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Money Minute
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Senior Debt Has No Privileges
Money Minute
More and more older Americans are finding themselves in financial straits.

When people think of debt, the first image that generally comes to mind is the 20-something-year-old eating ramen and sleeping on a futon in an apartment shared with three roommates. It’s almost nostalgic.

The reality is that millions of Americans of all ages are living with debt, and new data from the Employee Benefit Research Institute found that 50% of seniors aged 75 and older have outstanding debt. In 1992, that figure was just 25%. Even worse, the harsh reality is that more and more lower-income seniors are turning to credit cards to make ends meet.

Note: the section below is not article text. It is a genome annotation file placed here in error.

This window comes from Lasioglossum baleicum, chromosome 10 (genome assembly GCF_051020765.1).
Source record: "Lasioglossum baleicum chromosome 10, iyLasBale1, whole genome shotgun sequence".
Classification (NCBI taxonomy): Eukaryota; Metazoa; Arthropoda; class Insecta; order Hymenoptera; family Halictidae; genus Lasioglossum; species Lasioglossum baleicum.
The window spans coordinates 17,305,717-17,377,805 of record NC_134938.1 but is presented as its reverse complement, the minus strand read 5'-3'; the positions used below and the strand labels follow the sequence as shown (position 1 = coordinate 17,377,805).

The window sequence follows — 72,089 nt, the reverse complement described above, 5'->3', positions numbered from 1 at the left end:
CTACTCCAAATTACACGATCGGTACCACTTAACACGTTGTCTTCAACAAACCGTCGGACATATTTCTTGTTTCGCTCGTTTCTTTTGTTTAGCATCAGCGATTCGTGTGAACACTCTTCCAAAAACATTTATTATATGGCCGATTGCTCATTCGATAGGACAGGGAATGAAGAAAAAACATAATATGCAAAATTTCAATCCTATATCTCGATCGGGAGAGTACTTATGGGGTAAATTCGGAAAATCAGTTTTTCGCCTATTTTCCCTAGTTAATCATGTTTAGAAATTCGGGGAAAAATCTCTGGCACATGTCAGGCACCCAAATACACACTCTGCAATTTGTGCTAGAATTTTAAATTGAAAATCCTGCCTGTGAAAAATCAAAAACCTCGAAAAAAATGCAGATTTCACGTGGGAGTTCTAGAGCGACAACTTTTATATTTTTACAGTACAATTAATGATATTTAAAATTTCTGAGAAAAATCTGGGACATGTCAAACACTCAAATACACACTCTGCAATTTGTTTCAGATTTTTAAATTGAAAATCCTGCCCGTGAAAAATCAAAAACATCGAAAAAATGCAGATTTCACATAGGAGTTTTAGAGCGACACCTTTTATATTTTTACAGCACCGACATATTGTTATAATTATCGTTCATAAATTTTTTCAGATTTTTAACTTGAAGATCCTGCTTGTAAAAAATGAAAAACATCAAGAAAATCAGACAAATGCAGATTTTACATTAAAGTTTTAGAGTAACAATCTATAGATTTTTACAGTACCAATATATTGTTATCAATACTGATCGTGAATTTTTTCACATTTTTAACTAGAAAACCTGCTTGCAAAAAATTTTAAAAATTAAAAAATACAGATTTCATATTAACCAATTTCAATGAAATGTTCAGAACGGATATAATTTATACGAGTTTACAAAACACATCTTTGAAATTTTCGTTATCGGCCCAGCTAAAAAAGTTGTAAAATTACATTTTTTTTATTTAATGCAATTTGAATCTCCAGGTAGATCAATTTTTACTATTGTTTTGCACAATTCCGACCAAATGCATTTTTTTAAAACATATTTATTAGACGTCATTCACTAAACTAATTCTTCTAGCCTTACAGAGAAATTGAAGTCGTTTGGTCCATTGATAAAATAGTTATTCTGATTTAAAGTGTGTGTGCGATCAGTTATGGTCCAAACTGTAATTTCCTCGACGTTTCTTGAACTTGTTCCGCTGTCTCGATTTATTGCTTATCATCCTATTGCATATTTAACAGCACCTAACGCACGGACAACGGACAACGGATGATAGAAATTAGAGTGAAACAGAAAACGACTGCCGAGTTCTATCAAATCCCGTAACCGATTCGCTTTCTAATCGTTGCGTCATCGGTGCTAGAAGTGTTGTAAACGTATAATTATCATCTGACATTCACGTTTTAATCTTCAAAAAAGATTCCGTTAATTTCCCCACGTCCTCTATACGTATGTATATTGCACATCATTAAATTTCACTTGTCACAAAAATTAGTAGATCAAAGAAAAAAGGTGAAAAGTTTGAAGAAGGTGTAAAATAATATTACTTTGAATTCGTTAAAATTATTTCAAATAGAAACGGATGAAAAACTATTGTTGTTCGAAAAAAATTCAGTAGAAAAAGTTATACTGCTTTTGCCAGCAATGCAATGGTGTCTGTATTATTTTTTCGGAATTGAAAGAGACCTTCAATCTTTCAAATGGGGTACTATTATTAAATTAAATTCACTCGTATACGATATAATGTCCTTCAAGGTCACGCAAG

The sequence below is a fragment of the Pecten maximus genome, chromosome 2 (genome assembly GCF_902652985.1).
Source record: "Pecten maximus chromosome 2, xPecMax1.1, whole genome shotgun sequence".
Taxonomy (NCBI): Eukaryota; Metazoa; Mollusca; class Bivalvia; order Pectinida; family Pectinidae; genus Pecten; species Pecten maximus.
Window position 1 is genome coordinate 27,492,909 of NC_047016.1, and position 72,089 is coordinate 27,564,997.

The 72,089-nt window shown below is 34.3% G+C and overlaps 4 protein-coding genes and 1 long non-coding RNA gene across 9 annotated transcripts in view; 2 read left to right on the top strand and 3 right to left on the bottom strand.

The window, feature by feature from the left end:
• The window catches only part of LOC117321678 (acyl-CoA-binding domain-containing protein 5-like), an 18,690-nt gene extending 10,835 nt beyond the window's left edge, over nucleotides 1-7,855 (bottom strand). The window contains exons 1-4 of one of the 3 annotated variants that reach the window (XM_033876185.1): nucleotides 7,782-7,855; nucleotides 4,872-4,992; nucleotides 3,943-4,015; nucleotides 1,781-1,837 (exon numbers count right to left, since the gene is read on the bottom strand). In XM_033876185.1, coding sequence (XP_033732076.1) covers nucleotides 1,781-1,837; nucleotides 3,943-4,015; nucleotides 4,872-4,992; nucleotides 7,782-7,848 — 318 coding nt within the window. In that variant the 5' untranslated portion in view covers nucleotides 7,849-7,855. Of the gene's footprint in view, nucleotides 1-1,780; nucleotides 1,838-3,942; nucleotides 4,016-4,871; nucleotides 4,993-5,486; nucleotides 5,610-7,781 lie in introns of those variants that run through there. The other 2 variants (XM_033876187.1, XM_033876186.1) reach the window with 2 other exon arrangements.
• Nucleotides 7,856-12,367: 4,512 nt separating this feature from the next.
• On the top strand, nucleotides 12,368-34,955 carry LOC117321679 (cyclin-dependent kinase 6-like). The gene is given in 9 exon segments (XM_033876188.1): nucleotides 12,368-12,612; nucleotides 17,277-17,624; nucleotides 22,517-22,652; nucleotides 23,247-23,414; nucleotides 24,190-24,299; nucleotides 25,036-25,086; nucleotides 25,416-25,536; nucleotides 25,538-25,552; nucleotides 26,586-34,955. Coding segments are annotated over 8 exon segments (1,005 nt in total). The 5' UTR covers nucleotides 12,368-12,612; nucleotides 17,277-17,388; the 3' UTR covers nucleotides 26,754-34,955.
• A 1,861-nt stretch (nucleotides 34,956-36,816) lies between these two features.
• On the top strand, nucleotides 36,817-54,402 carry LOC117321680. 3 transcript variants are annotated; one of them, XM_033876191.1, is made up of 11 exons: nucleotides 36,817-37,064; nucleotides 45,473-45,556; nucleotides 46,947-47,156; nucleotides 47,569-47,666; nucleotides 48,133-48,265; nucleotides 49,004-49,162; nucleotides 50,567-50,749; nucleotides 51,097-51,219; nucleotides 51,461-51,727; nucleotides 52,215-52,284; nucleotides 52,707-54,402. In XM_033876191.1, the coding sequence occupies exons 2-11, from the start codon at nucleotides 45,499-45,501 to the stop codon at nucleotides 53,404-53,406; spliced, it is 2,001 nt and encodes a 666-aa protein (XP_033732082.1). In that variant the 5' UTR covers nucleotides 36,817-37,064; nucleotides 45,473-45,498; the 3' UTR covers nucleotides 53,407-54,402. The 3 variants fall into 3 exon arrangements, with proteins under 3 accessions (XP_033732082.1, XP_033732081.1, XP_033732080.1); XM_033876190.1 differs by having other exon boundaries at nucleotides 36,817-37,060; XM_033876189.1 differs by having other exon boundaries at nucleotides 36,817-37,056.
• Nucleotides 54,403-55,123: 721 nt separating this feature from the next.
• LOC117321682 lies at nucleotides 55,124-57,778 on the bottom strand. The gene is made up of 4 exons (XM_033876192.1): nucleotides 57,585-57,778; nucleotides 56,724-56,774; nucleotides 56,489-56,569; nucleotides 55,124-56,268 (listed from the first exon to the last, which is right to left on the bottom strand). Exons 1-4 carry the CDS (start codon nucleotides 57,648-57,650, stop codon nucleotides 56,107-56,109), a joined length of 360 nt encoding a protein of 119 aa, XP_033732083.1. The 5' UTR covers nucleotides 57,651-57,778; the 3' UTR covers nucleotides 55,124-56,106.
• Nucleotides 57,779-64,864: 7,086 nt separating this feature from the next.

The trials of young debt are softened by the hope for a better tomorrow as our prime earning years have yet to come. Debt in old age, however, is a more concerning situation because seniors have limited income. The average Social Security recipient collects under $17,000 a year, while the median debt level of those 75 and over tops $20,000.

Of course, the best way to enter retirement is debt-free. Maybe that means working a while longer than you had planned, or maybe it’s trimming your budget. It definitely entails paying off your debts as much as you can as soon as you can—before you leave the work-force and start living off your well-earned savings. Start with credit cards as they typically carry the highest interest rates.

The goal is to enter retirement with a clean slate so you can enjoy your golden years without the stress that accompanies debt. You want to be the kind of grandparent who encloses 10 and 20 dollar bills in greeting cards—not the kind who needs another loan.

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